• Provide positive praise for things the child does, whether the actions or big or small.
  • Educate other students on speech and language disorders. As a teacher, you could hold a peer educational day in order to increase children’s understanding of their peers.
  • Be a role model for other students by demonstrating how to communicate with someone who at times may be difficult to understand. Try to concentrate and be patient with the child. Set up positive social interactions between the child and an appropriate peer.
  • When possible try to decrease frustrations for the child by eliminating distractions and giving the child enough time to communicate. Speak with his or her speech-language pathologist to better understand the errors the child typically makes when communicating. Importantly, try not to finish the child’s sentences, rather than letting the child speak for him or herself.

If a child’s low self-esteem is judged to be significantly interfering with a child’s ability to perform in academic and social situations, additional steps should be taken. Observing a speech-language pathologist interact with the child may provide further suggestions for successful communication. Contact a social worker through North Shore Pediatric Therapy for additional support.



Reference: Jerome, A. C., Fujiki, M., Brinton, B., & James, S. L. (2002). Self-esteem in children with specific language impairment. Journal of Speech, Language, and Hearing Research, 45, 700 – 714.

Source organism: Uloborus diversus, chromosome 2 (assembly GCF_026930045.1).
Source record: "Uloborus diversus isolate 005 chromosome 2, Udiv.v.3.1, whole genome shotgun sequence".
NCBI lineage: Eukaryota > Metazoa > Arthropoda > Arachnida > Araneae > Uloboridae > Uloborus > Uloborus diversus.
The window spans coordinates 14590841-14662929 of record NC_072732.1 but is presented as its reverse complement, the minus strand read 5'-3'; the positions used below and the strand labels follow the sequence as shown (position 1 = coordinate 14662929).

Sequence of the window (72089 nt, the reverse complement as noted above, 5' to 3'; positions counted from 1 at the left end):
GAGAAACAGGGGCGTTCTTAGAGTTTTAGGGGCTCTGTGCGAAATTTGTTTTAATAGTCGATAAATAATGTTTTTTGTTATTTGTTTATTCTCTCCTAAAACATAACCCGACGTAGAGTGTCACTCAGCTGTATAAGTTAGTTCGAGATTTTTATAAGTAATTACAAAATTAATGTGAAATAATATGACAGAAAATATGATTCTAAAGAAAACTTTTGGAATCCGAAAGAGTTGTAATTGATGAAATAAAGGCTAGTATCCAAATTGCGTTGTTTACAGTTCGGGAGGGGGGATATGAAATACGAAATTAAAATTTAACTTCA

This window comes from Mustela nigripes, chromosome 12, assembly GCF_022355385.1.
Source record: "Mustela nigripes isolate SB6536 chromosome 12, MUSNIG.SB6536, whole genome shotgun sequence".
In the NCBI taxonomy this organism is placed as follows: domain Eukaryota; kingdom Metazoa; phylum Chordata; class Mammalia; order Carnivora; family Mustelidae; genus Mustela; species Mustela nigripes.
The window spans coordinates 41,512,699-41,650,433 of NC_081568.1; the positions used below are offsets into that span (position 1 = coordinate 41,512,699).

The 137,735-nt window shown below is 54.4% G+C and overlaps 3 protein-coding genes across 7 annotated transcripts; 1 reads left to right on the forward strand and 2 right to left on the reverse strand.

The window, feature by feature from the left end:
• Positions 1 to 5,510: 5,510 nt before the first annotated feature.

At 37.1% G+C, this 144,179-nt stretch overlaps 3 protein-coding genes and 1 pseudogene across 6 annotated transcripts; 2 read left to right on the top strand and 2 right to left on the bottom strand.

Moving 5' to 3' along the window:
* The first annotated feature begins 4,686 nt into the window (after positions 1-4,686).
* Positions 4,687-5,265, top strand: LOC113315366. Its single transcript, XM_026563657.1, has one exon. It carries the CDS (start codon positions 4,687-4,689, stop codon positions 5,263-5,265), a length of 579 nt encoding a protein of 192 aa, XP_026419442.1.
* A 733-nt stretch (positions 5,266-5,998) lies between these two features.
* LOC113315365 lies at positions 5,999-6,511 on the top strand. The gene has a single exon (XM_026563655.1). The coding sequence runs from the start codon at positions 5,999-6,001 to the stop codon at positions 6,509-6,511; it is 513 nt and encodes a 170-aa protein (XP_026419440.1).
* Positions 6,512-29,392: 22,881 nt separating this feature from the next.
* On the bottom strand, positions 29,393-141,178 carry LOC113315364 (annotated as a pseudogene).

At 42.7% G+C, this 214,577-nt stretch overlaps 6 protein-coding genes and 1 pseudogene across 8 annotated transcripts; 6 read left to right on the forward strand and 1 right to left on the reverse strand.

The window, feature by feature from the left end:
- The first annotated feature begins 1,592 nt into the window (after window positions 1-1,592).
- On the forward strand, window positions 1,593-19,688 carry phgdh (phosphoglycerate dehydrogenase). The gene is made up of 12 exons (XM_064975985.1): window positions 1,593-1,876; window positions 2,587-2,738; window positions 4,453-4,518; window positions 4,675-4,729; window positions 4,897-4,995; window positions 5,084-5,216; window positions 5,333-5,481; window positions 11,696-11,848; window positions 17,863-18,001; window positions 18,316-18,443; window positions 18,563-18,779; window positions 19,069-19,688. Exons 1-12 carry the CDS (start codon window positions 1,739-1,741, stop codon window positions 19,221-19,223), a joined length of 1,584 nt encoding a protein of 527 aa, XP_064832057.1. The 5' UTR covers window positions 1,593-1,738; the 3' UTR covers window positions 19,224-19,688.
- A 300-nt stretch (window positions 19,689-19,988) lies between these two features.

Help Instill Balanced Thinking in Your Child

Our goal is to help train your child’s brain when they make assessments about specific situations.  We need to make them aware that it girl thinkingis not the event or person that makes them feel a certain way; it is their thinking behind it. The more we are able to help children challenge their thoughts in an empathic manner,  the more often they will challenge their own thoughts automatically.

STEP ONE:   Gently challenge extreme or dramatic language:

  • If your child says something like, “Everyone at school hates me.  Respond with, “Hmmm.  That doesn’t sound realistic.  How can we make that a more realistic (balanced) statement?”
  • Help them replace extreme words with balanced words and refer to the specifics. Instead, they could say, “Sometimes I feel like kids like me at school  when we work on group projects, but they don’t talk to me on the playground.”
  • Help your child focus on actions they can take in order to remedy the situation and avoid feeling like a helpless victim:  “And I bet if we practice joining kids in talking to them about what they like, you’ll get better at making new friends.”